2020 note! Glad I posted the above 2010 note, as in the ten years passing I had forgotten exactly what happened with that!! Chris DID get I/O Waiver, 2011. then Ryan got one in 2018. So thank God! Also, a few posts ago I posted my new addition to Youtube, this video I made for my communication class in 2014 about Waivers. Watch it – though it may be out of date, still crucial information. AND, I’m thinner now… ha! https://youtu.be/Ab947nZWlLE
Upon a time of turmoil this Amy Grant song lifted me up through tears of grief yet tears of cleansing, and it is doing it again.
Words by Brown Bannister, Chris Christian, Amy Grant
From the album Never Alone
I had laid some mighty plans
Thought I held them in my hands
Then my world began to crumble all away
I tried to build it back again
I couldn’t bear to see it end
How I hurt to know You wanted it that way
And I’m so glad, glad to find the reason
That I’m happy-sad that You’ve torn it all away
And I’m so glad, though it hurts to know I’m leaving
Everything I ever thought that I would be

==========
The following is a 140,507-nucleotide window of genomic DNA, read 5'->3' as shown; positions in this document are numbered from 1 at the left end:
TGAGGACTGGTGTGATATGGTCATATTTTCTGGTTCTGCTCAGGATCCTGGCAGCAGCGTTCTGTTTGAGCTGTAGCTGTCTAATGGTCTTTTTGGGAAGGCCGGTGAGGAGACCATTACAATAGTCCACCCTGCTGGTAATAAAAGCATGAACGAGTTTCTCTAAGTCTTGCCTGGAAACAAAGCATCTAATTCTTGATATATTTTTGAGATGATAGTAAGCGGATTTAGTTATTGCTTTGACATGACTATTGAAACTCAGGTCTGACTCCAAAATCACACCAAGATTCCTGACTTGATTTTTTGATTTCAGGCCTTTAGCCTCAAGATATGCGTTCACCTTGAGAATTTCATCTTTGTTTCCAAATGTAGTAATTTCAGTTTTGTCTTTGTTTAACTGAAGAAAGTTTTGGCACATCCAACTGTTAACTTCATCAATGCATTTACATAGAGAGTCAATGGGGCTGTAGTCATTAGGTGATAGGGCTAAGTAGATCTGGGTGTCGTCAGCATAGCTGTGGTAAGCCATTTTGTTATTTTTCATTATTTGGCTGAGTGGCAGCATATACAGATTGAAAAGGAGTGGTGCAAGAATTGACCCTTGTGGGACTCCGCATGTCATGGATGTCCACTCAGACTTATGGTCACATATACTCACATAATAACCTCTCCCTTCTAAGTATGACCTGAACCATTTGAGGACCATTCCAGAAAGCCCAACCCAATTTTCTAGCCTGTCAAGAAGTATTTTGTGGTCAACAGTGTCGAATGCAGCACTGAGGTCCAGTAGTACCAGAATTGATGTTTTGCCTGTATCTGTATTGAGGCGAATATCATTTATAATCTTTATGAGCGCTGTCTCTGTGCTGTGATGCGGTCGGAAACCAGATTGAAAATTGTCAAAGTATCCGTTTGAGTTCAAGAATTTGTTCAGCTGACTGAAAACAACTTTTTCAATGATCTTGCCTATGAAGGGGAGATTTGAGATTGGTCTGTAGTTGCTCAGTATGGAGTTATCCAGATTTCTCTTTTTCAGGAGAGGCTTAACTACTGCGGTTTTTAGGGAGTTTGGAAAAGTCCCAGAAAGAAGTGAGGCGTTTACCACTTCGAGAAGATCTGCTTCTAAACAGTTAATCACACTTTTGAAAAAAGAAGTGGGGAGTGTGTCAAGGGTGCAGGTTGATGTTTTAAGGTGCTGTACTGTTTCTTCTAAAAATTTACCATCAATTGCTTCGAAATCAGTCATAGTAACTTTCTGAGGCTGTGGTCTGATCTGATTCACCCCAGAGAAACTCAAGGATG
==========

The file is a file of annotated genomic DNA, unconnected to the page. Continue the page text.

Once I held it in my hand
It was a kingdom made of sand
But now you’ve blown it all away
I can’t believe that I can say that I’m glad
Long before my plans were made
I know a master plan was laid
With a power that superceded my control
And if that truth could pierce my heart
I wouldn’t wander from the start
Trying desperately to make it on my own
What a timely song! I just heard it by chance on Pandora Radio (I have it set to play Amy Grant & similar artists) and I was just like, wow, that was MY song in the winter/spring of 81 when I went through some really really hard stuff —
Anyway, we’re about to go through some changes with Chris that aren’t exactly unexpected, but still hard to go through when you want to go AROUND, UNDER, BYPASS TOTALLY. I don’t know what the future brings, and things surely aren’t going as we’d planned.